Learn the best strategies to protect your containers and data.
Joey Miller • Posted September 23, 2023
Docker is not inherently secure by default, especially since the daemon-container architecture runs as
root by default.
There are many ways you can significantly limit the consequences of an attack should one compromise your system via your services/containers.
This post served as my guide when getting started with self-hosting. This list is in no way comprehensive, so let me know in the comments if you have any suggestions to expand this list.
Running Docker without requiring root (administrative) privileges on the host system is one of the first things you should do to enhance security. If an attacker can gain access to an externally-facing Docker container, there is more of a risk that they can escalate to having significant control over the host system. Running Docker
rootless will reduce the potential attack surface.
Although there are some difficulties that this can bring (as it goes against how Docker was initially designed), it is possible to force the Docker daemon to run as a non-root user. See my guide about dealing with the caveats of rootless docker.
Alternatively, consider replacing Docker with Podman. Podman is interoperable (OCI-compatible) but has a different architecture - it does not have a central
root daemon. Podman containers are spawned as child processes of the user.
A reverse proxy is a service that acts as an intermediary between the client (requester) and the web services. A reverse proxy will be responsible for forwarding the client requests to the backend services. It offers several security and performance benefits, which include:
fail2ban (described in more detail below).
As mentioned prior, tools such as Crowdsec or fail2ban are designed to protect systems from unauthorized access. They do this by monitoring log files for suspicious or threatening behaviour. They can mitigate these attacks by taking action such as using the host firewall to temporarily block the offending IP address.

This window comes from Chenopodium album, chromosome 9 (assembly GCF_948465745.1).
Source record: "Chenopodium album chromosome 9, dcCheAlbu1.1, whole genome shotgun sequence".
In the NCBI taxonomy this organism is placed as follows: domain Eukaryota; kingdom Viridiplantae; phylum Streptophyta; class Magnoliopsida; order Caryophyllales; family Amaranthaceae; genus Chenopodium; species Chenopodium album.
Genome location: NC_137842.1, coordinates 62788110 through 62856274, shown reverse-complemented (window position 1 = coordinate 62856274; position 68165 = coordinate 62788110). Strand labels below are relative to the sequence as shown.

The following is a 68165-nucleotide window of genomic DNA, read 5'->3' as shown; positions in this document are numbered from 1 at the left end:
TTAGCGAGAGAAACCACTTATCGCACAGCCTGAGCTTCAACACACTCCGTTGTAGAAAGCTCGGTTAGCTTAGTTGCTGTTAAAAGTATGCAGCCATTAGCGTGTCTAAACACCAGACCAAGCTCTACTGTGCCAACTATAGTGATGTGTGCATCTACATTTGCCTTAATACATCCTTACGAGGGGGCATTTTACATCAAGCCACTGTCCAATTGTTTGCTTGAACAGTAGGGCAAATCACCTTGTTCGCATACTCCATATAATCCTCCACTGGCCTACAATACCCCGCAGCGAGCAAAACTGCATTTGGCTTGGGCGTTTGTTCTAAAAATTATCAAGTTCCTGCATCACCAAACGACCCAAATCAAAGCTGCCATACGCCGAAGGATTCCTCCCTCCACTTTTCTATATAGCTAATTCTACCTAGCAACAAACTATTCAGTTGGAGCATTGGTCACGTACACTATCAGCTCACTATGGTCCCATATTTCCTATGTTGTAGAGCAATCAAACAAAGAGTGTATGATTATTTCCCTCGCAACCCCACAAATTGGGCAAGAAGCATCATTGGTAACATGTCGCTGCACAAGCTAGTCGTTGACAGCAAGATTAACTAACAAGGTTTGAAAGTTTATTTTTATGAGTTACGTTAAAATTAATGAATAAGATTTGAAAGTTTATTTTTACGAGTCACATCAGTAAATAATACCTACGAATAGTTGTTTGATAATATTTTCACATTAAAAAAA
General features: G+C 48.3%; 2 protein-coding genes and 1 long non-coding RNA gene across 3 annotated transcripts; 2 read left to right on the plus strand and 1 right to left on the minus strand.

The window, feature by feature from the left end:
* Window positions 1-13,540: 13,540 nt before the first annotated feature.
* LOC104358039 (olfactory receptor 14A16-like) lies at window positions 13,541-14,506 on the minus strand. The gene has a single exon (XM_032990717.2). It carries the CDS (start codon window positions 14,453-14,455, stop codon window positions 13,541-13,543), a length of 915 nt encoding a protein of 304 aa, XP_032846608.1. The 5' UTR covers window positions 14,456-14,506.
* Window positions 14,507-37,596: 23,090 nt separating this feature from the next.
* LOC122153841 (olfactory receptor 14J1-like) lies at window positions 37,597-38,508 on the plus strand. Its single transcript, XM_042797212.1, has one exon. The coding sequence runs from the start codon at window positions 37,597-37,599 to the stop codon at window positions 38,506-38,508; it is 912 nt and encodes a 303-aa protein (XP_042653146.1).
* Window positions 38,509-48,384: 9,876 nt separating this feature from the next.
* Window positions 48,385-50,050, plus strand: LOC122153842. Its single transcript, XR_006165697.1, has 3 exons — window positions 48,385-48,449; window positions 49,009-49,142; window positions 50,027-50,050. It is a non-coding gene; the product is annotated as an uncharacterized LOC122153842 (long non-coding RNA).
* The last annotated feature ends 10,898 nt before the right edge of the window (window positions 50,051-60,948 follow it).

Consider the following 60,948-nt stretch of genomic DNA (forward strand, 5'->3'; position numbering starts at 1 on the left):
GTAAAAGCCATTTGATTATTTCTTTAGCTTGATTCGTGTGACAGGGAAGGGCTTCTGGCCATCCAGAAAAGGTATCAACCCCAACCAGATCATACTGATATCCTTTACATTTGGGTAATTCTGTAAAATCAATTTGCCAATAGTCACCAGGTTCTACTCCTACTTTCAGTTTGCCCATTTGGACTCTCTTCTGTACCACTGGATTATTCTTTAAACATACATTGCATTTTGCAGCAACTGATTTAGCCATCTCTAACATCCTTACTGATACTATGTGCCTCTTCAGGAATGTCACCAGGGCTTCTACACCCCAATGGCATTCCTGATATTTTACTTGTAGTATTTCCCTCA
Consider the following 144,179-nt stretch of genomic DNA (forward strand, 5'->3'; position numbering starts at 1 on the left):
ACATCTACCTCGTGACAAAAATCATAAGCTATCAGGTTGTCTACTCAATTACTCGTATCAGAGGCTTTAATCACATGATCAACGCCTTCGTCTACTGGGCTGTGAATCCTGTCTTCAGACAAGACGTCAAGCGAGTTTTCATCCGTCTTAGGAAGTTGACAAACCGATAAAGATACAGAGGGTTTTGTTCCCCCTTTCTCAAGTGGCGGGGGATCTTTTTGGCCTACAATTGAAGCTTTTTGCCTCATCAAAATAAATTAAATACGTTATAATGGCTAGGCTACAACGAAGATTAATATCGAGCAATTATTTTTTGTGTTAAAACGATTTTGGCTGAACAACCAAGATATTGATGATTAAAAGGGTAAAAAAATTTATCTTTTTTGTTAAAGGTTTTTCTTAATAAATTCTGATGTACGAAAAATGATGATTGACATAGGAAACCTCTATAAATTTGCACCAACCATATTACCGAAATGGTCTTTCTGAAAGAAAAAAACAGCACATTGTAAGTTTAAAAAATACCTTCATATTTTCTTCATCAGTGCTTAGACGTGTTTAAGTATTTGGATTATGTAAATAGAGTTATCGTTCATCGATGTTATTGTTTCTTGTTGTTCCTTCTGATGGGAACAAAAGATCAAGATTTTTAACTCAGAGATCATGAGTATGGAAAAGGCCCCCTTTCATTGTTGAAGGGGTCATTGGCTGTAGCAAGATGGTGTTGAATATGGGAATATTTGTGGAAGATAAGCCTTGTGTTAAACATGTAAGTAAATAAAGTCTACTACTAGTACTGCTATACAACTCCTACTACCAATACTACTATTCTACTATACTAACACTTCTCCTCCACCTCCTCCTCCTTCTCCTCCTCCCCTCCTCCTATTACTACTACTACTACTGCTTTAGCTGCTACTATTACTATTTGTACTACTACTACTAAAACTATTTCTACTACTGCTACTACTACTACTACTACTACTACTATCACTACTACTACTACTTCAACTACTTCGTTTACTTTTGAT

If you don't care about the mitigation functionality, using a tool like Grafana allows you to monitor various network-related metrics and data. This would provide more visibility to the threats you are facing.
All of these tools are available as Docker containers, making them a fairly easy way to manage external threats.
Outdated Docker images may contain bugs or vulnerabilities that can be prevented by running the latest versions.
There are a couple of ways you can stay up to date:
docker-compose.yml files. If your infrastructure is version-controlled (i.e. in
git), consider a tool like Renovate. This will enable you to get automated pull requests to update any outdated images.
Isolated container networking helps prevent malicious or compromised containers from directly communicating with other containers (or the host system).
There are many methods, but some of the ways you might go about this include:
host networking. Docker
host networking removes any isolation between the container and the host.
iptables to only allow traffic to/from some containers. Otherwise, some tools (such as
trafficjam) exist that can simplify this.
Additionally, consider limiting internet access for containers that do not require it. This reduces the number of potential entry points for attackers.
docker network create --driver bridge isolated_network
docker run --network isolated_network --name my_container imagename
Make sure you take regular backups of your Docker data. Any persistent data should be saved in a volume-mount or a host-mount. By regularly backing up this data you ensure that critical data is protected, and you can rapidly restore your services in the event of an issue/corruption/security incident.
Following the principle of least privilege, make sure that only volumes/mounts that need write access on the host are permitted to do so.
Note: Where possible, you should also avoid exposing
To ensure a running container does not consume too many of the host machine's resources, Docker allows you to set limits. This can provide some mitigation of DoS attacks, and provide fairer resource allocation across containers.
Docker allows for resource constraints such as:
For more information and other techniques to secure your Docker architecture have a read of the Docker OWASP cheat sheet.
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